Horace Brinsmead

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Horace Clowes Brinsmead (2 February 1883 – 11 March 1934) was the Controller of Aviation in Australia between 1920 and 1933.

He was born in 1883 at Hampstead, London as the son of Edgar William Brinsmead and Annie Brinsmead. He migrated to Australia around 1903, where he settled down in North Queensland, later in Tonga. When the First World War started in 1914, he joined the First Australian Imperial Force. He served and fought on Gallipoli and at Pozières. Recovering in England after an injury in 1916 and after completing an officers course, he served in the Australian Flying Corps at its headquarters in London. The AFC headquarters was responsible for supervising the Australian Training Wing which was based in England. Brinsmead was promoted to Lieutenant Colonel in 1919.

After his return to Australia in 1920, Horace Brinsmead was appointed the first Controller of Civil Aviation in the history of Australia. On 8 December 1920, he married Ivy Ernestine McDonald, daughter of Charles McDonald.

In 1931, when he travelled to London to negotiate for the establishment of the first air mail route between England and Australia, his plane was destroyed on takeoff at Alor Setar in Malaysia. There were no casualties, Brinsmead only took minor injuries. Instead of waiting for a replacement airplane, he took a commercial flight. This airplane crashed on takeoff at Don Muang Airport in Bangkok on 7 December. Five other were killed, Brinsmead survived with bad injuries, no longer able to work. He was brought back to Australia in February 1932, officially still holding his office. Acting Controller during the following year was his deputy Edgar Johnston, until he took office in 1933.[1] Brinsmead died in March 1934 in Melbourne, leaving one son and two daughters.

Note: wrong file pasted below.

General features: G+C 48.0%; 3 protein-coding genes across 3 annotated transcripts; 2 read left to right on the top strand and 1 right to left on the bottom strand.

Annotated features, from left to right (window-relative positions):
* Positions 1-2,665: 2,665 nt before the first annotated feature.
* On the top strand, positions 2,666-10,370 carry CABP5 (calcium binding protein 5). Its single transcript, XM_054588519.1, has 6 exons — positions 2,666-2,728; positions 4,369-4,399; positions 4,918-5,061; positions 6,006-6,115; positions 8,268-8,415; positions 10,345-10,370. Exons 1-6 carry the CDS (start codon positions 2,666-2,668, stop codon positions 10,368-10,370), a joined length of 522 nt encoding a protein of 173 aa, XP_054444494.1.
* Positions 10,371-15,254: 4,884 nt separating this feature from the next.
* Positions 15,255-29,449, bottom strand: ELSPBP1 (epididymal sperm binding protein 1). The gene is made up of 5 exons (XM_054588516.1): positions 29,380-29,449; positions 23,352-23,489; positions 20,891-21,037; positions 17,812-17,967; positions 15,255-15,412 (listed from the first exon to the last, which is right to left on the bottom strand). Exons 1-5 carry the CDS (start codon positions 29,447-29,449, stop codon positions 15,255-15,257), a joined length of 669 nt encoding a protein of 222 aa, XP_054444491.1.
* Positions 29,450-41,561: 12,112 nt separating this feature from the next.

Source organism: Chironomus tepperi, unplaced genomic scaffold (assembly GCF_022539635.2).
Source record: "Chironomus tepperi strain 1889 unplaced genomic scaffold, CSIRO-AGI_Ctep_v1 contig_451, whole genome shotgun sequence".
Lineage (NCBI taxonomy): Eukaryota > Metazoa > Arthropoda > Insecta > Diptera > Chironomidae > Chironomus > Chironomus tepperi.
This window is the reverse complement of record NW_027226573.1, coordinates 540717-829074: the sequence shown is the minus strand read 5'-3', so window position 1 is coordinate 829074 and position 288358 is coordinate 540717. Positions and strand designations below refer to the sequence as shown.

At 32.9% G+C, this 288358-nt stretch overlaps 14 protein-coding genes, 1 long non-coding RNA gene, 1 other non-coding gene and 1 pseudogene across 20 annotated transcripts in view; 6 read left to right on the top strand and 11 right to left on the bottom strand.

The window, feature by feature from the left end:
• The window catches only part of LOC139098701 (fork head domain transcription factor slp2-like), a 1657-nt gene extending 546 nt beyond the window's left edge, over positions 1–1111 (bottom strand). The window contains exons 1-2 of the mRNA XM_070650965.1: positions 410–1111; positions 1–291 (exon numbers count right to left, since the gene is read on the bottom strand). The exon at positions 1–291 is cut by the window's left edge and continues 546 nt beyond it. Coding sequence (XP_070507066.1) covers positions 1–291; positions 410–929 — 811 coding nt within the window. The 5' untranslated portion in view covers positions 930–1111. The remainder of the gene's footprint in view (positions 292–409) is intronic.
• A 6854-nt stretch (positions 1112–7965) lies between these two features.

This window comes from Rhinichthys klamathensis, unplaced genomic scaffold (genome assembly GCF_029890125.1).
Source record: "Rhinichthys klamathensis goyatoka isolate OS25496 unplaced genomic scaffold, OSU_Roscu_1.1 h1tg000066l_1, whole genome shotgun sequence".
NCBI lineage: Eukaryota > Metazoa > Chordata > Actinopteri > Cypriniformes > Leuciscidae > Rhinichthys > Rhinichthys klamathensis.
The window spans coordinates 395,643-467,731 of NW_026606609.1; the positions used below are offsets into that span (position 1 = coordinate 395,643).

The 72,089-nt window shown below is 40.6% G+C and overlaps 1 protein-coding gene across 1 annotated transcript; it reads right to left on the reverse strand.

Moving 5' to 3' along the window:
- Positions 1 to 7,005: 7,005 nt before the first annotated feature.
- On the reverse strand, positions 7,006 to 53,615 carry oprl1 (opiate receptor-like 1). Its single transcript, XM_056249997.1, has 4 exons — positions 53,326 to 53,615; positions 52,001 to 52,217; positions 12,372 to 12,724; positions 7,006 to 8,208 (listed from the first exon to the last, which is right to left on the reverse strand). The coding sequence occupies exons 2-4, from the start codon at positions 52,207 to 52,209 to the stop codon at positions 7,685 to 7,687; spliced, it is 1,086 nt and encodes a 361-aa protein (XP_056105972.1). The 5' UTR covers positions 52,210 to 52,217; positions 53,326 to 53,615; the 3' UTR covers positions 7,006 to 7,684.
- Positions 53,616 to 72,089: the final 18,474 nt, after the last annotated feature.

Tributes[edit]

  • The Australian Airline Qantas named a Lockheed Constellations airplane after Brinsmead in 1951.
  • In his book about Australia Down Under in 2000, the writer Bill Bryson retold the history of Brinsmead, but mixing up his name as Harold C. Brinsmead. This confusion might in part be explained in that Brinsmead was entered into Cranleigh School under the first name 'Harold' so he may have been called both. Bryson mentioned it as ironic fact that Brinsmead undertook his last journey to show the reliability of aviation. [2]

References[edit]

  1. ^ see: Biography of Edgar Charles Johnston
  2. ^ Bill Bryson, Down Under. (In a Sunburned Country), 2000

Sources[edit]